’Tis the season to be wary with children’s toys

This announcement is for: 
ConsumerBusiness / companyProduct safety

Flashing decorations, jewellery, musical stockings and greeting cards are among the items that made it on to the naughty list during Consumer Protection’s annual pre-Christmas product safety inspections.

Commerce Minister Michael Mischin is urging the Western Australian community to check button battery powered products twice because the lithium batteries, which are shiny and might look like sweets to toddlers, could kill or seriously injure a child if they are swallowed.

“In the eyes of a child, something that flashes or makes noises is just a toy, but it may have hidden risks if they are powered by button batteries,” Mr Mischin said.

“Consumer Protection recently inspected 105 button battery operated items at 44 different retailers, with 20 found not to be secured appropriately and failed a ‘drop test’, leaving potentially deadly lithium batteries exposed after the item hit the floor.

“If swallowed, button batteries can become stuck in a child’s throat and burn through the oesophagus in under two hours.  Tragically, there have been deaths including that of a four-year-old in Queensland in 2013.  Children who survive button battery ingestion can require feeding and breathing tubes and repeated surgery.

“I am pleased that when Consumer Protection’s concerns about certain button battery powered products were brought to the attention of retailers, store managers acted quickly to remove the items from sale voluntarily.

“An example was the removal of LED Lava Drops from 57 retailers, including all Target stores, after the item failed a ‘drop test’. Refunds are being offered to anyone who has purchased one.

“Despite the best efforts of product safety officers in WA, there may be dangerous button battery powered products in the community and we want parents, grandparents and carers to be very aware that if a child accesses these batteries and swallows one, it could result in serious injury, permanent disability or even death.”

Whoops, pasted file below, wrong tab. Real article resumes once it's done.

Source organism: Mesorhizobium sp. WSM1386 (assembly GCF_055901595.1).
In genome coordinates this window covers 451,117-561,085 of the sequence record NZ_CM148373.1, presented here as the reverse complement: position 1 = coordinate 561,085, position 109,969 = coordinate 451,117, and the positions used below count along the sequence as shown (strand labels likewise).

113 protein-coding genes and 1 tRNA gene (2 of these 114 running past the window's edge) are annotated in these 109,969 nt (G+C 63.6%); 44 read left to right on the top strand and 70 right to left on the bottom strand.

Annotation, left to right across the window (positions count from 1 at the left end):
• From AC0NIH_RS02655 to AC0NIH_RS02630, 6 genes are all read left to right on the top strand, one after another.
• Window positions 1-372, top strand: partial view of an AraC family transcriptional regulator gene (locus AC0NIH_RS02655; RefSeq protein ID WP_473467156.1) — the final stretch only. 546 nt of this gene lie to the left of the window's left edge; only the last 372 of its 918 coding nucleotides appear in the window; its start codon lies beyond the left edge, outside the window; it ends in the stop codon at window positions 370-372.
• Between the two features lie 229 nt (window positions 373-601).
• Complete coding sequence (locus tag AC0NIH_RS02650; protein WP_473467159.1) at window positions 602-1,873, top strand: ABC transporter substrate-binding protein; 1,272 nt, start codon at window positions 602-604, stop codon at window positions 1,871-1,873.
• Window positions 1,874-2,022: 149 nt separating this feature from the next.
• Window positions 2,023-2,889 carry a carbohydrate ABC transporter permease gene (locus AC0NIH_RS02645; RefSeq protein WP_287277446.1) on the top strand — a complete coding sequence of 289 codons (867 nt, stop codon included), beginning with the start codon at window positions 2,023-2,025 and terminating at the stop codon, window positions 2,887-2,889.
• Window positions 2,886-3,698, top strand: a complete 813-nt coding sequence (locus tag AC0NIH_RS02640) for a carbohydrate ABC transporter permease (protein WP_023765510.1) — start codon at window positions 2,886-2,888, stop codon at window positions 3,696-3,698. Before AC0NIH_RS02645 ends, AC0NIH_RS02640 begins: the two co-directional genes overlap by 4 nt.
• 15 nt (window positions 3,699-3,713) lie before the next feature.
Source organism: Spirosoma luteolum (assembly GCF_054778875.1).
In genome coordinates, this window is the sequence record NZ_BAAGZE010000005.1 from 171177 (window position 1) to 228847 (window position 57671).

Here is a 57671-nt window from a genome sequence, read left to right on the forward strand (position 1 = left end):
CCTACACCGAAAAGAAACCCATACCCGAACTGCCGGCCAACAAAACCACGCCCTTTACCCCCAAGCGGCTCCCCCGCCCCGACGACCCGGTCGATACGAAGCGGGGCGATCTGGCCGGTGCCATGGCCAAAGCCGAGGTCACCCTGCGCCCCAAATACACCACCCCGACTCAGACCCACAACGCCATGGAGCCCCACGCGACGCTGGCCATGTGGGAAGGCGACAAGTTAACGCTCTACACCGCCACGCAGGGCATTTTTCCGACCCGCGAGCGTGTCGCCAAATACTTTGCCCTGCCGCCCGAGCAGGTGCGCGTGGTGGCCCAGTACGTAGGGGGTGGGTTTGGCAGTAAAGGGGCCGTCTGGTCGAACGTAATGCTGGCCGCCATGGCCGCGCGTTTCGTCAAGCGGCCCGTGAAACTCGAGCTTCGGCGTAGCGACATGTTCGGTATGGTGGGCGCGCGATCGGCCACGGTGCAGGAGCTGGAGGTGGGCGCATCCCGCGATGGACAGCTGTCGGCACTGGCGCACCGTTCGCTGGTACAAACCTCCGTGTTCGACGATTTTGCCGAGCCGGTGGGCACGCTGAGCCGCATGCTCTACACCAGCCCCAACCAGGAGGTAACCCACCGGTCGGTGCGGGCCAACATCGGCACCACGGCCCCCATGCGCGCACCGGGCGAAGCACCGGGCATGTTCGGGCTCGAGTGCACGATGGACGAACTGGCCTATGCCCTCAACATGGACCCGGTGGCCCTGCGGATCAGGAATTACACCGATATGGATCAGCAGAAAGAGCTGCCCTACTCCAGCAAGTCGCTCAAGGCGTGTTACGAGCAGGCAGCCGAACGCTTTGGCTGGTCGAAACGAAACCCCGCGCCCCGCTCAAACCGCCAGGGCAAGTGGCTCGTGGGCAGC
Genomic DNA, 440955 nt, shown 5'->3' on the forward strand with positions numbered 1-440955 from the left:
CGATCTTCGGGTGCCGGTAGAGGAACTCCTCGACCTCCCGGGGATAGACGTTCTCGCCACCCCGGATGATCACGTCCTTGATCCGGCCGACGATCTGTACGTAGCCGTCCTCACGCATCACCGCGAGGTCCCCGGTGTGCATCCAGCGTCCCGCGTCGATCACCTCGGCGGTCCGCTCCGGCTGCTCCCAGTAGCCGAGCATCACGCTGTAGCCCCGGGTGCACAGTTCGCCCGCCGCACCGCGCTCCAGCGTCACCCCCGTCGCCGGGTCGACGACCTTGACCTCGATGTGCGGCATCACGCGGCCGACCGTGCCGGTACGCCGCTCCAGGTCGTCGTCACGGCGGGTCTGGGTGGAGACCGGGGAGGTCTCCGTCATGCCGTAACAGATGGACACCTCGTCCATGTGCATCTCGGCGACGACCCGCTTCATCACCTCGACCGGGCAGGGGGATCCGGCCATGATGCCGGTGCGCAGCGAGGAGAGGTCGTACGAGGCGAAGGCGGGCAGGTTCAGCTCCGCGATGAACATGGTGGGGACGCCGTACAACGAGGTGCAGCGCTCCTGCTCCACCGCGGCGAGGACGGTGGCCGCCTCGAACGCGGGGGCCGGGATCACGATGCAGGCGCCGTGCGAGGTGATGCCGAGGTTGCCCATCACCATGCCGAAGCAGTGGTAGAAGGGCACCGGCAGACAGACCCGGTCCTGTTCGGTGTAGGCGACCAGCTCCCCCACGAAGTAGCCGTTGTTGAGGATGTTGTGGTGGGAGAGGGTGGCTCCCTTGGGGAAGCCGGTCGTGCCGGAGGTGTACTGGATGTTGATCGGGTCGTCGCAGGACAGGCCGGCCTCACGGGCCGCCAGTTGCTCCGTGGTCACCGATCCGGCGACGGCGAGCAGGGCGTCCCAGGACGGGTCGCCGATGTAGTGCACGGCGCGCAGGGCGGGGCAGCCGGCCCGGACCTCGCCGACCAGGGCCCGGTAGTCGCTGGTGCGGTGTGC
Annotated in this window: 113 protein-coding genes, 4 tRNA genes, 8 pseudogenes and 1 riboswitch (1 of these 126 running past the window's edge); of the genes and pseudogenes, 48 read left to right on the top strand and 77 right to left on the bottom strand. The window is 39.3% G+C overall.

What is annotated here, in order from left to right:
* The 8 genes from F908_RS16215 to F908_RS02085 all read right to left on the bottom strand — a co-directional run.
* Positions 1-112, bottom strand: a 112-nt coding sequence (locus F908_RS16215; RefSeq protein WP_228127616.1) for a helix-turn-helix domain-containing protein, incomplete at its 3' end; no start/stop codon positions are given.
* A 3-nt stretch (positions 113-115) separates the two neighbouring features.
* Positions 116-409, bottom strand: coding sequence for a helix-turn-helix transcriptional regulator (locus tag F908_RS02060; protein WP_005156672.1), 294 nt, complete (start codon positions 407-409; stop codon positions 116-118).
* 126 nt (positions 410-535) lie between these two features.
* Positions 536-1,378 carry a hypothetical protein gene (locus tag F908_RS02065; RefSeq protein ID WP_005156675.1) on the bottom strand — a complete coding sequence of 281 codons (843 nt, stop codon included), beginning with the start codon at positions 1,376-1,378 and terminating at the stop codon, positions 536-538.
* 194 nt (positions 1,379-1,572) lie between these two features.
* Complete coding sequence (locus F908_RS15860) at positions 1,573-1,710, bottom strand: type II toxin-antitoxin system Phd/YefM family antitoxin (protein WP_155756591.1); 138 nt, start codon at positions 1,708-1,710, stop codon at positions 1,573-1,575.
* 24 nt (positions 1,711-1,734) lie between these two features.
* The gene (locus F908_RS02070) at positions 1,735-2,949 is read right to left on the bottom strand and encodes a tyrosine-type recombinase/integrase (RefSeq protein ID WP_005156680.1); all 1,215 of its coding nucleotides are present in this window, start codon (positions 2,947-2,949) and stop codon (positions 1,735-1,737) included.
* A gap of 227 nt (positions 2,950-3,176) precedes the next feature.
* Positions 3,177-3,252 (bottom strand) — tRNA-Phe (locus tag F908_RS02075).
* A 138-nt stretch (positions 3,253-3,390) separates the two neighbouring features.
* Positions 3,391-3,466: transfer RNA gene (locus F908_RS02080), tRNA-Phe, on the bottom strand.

Safety tips include:

  • keeping loose coin-sized button batteries (new or old/flat) and devices which contain them (i.e. electronic and garage door remote controls) out of reach of children
  • checking that battery compartments are secure and supervising children playing with battery-operated toys
  • disposing of used batteries immediately and safely
  • ensuring that if a child swallows a button battery, they do not eat or drink or are made to vomit. Immediate medical attention must be sought as a burn can occur in two hours

Fact File:

In Australia, an estimated 20 children per week present to an emergency department with an injury related to a button battery

For more information, visit http://www.productsafety.gov.au/content/index.phtml/tag/batterycontrolled 

Consumers with concerns about button battery powered products should report details to consumer@commerce.wa.gov.au or 1300 30 40 54 

Minister's office - 6552 5600

Story of Perth family's experience after a young boy swallowed a button battery can be found here 

Lava lamp withdrawn from sale
Lava lamp withdrawn from sale, by Consumer Protection

Withdrawn from sale

Lava lamp.

Items failed Christmas product safety tests button batteries
Items failed Christmas product safety tests button batteries, by Consumer Protection


Withdrawn from sale

Other Christmas items removed from shelves.

Consumer Protection
Media release
16 Dec 2015

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